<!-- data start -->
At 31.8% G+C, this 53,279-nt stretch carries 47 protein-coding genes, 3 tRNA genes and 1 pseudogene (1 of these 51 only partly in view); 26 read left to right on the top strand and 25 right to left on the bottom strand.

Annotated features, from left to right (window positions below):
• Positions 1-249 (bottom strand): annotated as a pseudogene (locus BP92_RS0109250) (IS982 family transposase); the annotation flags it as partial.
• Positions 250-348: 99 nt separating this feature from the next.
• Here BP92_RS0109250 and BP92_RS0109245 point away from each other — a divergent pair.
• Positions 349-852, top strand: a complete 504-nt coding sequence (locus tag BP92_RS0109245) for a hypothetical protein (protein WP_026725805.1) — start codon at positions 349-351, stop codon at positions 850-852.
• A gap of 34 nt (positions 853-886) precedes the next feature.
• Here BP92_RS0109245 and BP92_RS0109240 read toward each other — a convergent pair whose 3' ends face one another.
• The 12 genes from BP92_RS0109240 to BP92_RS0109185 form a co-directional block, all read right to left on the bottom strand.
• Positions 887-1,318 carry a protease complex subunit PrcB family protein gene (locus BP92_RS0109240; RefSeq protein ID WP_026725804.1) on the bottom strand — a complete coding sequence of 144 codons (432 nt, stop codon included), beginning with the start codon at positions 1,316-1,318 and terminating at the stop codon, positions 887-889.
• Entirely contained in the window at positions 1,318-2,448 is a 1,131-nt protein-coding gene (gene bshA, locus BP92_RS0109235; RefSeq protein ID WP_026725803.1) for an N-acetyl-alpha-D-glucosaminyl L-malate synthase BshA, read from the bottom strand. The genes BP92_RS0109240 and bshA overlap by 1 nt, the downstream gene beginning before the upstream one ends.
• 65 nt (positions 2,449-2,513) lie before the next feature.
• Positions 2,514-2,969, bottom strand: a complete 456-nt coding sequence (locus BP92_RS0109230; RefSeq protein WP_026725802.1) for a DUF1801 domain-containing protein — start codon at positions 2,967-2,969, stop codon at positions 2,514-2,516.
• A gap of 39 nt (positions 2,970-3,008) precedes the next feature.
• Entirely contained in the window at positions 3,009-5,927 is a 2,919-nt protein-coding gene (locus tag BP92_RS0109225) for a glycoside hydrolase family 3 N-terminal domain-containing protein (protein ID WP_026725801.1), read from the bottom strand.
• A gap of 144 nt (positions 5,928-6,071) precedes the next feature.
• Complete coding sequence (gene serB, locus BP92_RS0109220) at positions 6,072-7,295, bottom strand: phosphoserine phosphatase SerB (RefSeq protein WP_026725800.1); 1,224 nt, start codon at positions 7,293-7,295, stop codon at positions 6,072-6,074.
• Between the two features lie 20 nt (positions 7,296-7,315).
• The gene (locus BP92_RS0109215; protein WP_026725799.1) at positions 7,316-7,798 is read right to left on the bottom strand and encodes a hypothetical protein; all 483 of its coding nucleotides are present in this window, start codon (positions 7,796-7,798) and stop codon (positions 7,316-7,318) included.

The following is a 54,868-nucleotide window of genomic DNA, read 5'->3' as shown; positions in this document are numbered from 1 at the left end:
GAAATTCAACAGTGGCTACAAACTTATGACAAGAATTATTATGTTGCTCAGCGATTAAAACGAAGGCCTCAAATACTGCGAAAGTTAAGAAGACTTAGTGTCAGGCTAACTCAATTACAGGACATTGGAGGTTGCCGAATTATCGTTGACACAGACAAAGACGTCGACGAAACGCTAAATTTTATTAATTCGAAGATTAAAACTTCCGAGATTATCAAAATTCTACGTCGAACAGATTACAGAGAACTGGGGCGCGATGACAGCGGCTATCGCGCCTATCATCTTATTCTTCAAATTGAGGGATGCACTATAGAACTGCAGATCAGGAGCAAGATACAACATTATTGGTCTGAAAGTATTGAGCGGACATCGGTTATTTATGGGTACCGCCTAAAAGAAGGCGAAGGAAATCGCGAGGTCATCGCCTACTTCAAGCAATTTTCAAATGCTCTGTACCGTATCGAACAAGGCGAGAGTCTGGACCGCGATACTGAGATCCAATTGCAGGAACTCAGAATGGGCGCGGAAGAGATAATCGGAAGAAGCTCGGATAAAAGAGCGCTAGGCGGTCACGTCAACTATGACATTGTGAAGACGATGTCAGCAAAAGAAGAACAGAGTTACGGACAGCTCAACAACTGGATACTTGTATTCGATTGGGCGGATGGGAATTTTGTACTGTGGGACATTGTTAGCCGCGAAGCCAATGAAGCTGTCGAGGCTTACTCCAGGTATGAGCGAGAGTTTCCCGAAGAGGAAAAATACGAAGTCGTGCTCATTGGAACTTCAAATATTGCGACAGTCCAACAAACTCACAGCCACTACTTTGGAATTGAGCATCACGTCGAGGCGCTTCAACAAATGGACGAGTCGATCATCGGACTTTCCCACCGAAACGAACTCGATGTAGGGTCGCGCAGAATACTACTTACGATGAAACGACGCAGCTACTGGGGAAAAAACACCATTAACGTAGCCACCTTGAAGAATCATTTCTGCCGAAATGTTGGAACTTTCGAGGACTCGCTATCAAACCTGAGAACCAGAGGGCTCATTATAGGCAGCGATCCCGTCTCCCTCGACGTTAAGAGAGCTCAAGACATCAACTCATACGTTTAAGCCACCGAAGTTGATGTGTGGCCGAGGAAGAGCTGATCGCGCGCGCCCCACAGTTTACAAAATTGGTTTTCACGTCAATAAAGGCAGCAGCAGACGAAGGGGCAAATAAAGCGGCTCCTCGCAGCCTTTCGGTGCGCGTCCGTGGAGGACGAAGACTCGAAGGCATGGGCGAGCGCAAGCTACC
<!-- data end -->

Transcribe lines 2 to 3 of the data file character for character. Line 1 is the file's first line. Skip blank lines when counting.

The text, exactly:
Annotated features, from left to right (window positions below):
• Positions 1-249 (bottom strand): annotated as a pseudogene (locus BP92_RS0109250) (IS982 family transposase); the annotation flags it as partial.